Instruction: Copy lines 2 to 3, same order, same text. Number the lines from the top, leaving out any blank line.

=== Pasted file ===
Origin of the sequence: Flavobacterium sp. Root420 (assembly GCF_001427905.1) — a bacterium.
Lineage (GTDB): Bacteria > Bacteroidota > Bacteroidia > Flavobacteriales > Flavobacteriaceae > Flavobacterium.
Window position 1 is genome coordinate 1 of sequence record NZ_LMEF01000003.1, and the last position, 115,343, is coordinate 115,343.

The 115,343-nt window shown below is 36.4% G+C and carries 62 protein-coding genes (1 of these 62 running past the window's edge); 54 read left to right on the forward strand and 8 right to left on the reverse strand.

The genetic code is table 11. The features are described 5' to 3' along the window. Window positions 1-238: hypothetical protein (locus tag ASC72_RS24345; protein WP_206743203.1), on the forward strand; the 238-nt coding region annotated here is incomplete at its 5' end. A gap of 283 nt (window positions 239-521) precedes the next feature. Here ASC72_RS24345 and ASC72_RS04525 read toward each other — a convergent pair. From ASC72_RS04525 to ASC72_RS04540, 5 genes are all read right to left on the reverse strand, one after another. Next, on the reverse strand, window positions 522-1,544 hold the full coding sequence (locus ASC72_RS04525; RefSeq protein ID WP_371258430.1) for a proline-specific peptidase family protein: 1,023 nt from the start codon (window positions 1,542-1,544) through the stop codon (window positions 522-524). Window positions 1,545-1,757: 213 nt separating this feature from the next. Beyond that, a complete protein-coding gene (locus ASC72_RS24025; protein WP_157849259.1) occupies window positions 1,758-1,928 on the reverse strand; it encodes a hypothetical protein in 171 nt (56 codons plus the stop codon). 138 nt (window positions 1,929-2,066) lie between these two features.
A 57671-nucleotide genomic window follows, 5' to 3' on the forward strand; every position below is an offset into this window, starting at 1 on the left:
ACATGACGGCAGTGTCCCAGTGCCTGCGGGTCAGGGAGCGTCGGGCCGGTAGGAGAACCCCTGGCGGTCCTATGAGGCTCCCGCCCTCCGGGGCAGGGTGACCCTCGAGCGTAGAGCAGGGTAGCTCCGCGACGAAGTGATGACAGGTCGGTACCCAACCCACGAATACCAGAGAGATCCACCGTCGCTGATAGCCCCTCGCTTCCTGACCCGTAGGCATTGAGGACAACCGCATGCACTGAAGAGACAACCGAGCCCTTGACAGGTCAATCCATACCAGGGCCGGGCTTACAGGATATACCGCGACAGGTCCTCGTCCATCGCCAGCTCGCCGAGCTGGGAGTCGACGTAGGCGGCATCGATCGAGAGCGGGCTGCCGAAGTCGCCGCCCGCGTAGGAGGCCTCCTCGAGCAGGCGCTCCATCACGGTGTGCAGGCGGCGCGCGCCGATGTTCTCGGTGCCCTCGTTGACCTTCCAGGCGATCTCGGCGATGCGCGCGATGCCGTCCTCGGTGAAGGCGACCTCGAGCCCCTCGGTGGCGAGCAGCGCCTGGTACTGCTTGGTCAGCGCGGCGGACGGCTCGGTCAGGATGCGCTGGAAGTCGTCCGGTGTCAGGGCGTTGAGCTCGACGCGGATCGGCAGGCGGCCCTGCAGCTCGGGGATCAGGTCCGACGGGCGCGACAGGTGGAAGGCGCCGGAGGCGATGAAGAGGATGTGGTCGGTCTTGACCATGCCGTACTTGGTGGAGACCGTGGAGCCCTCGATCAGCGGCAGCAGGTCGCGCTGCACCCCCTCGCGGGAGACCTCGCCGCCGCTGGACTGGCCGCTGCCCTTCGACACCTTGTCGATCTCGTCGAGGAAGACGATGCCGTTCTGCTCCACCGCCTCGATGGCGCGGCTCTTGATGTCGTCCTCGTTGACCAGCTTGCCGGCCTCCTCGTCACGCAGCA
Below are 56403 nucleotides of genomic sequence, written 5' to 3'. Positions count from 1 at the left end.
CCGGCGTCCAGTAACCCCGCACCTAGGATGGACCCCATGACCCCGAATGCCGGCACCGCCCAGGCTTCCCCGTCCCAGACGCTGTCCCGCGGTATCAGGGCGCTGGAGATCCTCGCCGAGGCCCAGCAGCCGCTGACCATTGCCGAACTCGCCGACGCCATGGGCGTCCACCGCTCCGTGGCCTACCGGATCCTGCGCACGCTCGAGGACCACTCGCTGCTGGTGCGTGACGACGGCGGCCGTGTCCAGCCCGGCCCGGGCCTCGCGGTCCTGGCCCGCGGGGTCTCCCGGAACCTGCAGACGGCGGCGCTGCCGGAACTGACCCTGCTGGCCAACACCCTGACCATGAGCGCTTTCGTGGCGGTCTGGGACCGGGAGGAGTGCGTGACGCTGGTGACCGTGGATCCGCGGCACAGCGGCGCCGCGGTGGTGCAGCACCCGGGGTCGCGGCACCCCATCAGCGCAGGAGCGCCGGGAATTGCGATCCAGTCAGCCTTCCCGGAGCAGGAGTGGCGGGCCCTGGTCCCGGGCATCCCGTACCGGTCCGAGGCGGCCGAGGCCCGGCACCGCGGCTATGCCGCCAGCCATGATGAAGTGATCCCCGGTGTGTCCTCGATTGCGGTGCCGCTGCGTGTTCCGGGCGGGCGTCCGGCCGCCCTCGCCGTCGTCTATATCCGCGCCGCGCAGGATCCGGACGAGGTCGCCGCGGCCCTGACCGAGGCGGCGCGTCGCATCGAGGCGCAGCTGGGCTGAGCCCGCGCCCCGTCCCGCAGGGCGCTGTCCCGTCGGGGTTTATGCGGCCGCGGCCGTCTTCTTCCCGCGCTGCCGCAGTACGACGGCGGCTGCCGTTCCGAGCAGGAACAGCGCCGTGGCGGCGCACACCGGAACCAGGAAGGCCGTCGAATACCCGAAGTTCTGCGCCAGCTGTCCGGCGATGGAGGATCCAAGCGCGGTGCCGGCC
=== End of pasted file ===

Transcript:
Lineage (GTDB): Bacteria > Bacteroidota > Bacteroidia > Flavobacteriales > Flavobacteriaceae > Flavobacterium.
Window position 1 is genome coordinate 1 of sequence record NZ_LMEF01000003.1, and the last position, 115,343, is coordinate 115,343.